Yes Indeed The venue would set a scene and belly dancing with or without clothes seems naughty.oooerr..and sensual (well we won't argue there) so if you see it in a vaudeville theatre or a night club it might seem more risque certainly than in a family restaurant.
    Mind you I attended such last night and after seeing a very tasteful professional dancer, a client dressed in bedlah and chiffon skirt and high heels jumped up, wiggled around the dance floor to much encouragement, got rather p***ed and proceeded to do it at (all too) frequent intervals, wriggling down onto any available male knee. That's what she ( and some of the clientele ) seemed to assume bellydancing was all about .She also tried to edge a friend and I off the dance floor after we had got up to dance to a tabla player but he kept repositioning himself to give her the cold shoulder...yeaahhhh and she gave up and sat on the first available (male) knee!

  5. #15
    Premium Member Aniseteph's Avatar
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    Drunk ignorant people, dontchajust love 'em?

  6. #16
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    I do not know the full history of burlesque or belly dance, so I'm speculating here. I'm wondering if the "belly dance" they refer to was just a name to attract people without any real "belly dance" being done. Kind of like Shakira or some of the "experts" on you tube. Remember sex has always sold. Is it possible the term striptease came from strippers who teased with a hint but didn't actually go naked?
    From what my father says about early burlesque, it was the tease, not the nudity that made it popular. Many performers did not strip completely and nudity kind of worked its way in as views changed. It was sort of a transition from vaudville to the girly shows. The transition to full nudity was gradual from what I understand. I could ask my father more about it when I next speak to him as he is in his 80's.
    So is it possible the two remained separate but due to the percieved nature of the public, the two types of dancing were thrown into the same pot?
    Just things to think about

  7. #17
    Member TribalDancer's Avatar
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    Read "Looking for Little Egypt". There wasn't really one Little Egypt as we like to imagine. It's a great read, with info from SOl Bloom in it, to boot.

  8. #18
    Senior Member Venefica's Avatar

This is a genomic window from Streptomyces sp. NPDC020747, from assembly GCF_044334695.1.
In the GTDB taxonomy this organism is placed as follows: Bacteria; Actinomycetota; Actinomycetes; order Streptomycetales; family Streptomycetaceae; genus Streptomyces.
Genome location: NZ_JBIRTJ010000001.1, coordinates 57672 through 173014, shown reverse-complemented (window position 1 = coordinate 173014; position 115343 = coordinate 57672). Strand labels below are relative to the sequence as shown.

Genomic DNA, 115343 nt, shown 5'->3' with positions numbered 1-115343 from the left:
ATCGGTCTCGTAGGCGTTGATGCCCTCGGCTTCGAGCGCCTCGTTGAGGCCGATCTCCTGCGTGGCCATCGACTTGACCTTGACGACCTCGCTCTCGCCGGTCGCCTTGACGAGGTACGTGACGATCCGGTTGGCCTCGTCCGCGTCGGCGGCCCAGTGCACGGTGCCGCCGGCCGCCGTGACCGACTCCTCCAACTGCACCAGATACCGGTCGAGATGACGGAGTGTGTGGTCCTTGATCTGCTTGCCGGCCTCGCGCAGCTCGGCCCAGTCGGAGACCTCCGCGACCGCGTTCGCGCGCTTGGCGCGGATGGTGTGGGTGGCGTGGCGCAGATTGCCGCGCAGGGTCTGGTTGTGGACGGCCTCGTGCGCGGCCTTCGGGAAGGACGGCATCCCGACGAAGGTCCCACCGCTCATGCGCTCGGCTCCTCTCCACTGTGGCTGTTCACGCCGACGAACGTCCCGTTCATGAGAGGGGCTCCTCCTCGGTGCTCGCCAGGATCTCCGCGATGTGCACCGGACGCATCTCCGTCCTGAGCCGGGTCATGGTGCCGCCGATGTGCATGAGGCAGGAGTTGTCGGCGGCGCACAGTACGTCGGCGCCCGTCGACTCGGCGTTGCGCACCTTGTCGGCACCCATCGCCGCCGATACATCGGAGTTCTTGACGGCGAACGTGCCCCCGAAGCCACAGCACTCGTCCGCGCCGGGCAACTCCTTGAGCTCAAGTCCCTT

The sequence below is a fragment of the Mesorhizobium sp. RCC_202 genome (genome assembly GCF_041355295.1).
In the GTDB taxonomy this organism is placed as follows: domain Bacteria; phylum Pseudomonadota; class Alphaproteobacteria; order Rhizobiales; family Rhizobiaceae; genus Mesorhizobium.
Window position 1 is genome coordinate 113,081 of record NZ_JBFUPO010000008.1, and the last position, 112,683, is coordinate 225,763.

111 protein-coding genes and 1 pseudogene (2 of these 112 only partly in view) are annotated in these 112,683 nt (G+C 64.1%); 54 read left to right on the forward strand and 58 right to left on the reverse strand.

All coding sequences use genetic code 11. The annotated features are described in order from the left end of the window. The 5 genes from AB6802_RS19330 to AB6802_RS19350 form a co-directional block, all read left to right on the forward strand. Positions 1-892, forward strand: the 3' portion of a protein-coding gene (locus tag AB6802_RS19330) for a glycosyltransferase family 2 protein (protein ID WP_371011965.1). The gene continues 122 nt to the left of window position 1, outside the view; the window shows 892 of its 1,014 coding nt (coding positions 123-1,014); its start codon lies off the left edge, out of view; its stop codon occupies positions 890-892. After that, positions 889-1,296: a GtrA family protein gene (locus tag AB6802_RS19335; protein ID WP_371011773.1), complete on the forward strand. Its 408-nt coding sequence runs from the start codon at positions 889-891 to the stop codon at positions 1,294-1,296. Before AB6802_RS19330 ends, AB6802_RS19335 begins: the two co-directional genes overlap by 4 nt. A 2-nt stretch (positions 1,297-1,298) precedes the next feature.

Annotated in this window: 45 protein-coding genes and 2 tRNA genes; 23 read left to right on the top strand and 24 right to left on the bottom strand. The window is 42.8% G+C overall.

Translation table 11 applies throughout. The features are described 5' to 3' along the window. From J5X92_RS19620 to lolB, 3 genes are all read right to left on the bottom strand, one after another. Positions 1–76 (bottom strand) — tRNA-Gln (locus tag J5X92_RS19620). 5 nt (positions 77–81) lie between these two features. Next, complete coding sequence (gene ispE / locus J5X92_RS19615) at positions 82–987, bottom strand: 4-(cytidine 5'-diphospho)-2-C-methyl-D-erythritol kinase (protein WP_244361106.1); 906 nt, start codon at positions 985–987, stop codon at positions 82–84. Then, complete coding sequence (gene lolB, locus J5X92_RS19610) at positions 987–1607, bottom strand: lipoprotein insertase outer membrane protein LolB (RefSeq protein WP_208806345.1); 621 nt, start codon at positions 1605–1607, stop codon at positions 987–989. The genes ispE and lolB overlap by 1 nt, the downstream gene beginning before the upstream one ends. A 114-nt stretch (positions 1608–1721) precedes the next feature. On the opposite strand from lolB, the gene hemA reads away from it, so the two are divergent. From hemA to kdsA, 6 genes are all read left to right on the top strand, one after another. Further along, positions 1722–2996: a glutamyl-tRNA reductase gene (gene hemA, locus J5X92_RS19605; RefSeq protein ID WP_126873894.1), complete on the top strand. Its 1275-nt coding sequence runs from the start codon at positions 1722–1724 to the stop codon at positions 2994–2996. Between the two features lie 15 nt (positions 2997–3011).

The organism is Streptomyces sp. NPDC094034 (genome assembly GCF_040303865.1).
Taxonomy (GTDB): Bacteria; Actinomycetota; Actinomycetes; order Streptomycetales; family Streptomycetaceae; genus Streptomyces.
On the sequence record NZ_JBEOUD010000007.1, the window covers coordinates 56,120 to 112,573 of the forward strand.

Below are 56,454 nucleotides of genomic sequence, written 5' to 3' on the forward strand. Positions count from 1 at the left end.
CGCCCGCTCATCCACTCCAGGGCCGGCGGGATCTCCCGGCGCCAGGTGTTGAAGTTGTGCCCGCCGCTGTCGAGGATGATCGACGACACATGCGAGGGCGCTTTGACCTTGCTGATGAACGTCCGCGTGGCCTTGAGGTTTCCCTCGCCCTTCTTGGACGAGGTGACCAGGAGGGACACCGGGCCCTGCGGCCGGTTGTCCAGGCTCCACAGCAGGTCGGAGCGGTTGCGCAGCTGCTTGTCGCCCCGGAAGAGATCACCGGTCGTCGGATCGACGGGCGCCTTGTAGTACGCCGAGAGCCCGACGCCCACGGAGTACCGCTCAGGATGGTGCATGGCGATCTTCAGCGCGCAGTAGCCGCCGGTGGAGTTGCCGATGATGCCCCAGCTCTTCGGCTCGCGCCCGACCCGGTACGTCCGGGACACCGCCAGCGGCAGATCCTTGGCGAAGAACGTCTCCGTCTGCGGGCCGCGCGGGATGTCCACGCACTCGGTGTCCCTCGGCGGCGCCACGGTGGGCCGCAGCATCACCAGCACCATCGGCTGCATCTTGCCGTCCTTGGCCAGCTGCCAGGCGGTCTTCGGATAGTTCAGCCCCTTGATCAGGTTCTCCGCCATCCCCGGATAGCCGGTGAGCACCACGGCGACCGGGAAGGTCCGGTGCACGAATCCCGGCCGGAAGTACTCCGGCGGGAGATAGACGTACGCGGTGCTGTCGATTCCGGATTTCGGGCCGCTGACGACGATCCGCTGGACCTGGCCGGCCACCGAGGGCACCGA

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    I often wonder how to dispel the goddess myth, as so many people nowadays tend to see the Goddess everywhere, even where she wasn't (such as Ireland or Scotland).
    Very few nations if any have had just a Goddess, however there are strong Goddess figures in Celtic myths. Very many see the Goddess as one being, so any Goddess is a part of Her. And do the same whit Gods. Every God is a part of Him. If one look at it that way there definitive is a presence for the Goddess in Ireland and Scotland.

    For me I see the Gods and the Divine in every thing I do. They are a part of all to me. They are all.

  9. #19
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    Venefica-

    I do not object to people seeing whatever they want or believing whatever they want. When they start claiming it is the accurate history of a place or thing (such as Scotland, Ireland, and bellydance, three things that are paramount in my life as a historian) then it makes me very angry. I cannot tell you how many people assume that there was, in Celtic or Scottish mythology, a single overarching mother figure. There were female gods (possibly) but it's rather difficult to know as their ancient religions did not keep written records and so it's impossible to know what they worshipped. The remnants today are usually monsters or fairies. Anyway.

    I understand that the tease was the important part back in the day but if bellydance did originate the idea of striptease as a show....so what? I mean, why does it matter so much if it did? I can certainly see the possibility.

    -Brea Morgiane

  10. #20
    V.I.P. Aziyade's Avatar
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    Quote Originally Posted by Brea View Post
    According to this book, and other sources I have read, Little Egypt was the beginning of bellydance being involved in burlesque. At that time the dance was called the 'cooch' or 'hoochie-coochie'.
    What was really getting the crowd aroused was the dancing in the French Pavillion -- the can can. Sol's dancers were getting very little attention. What the wives group wanted to close down was the French dance show, whose dancers were kicking and stepping in such a fashion that you could see their underwear. This was MUCH more offensive than anything Sol's dancers could dream of doing. Keep in mind too, what those girls were doing was only "bellydance" by our widest definition of the term.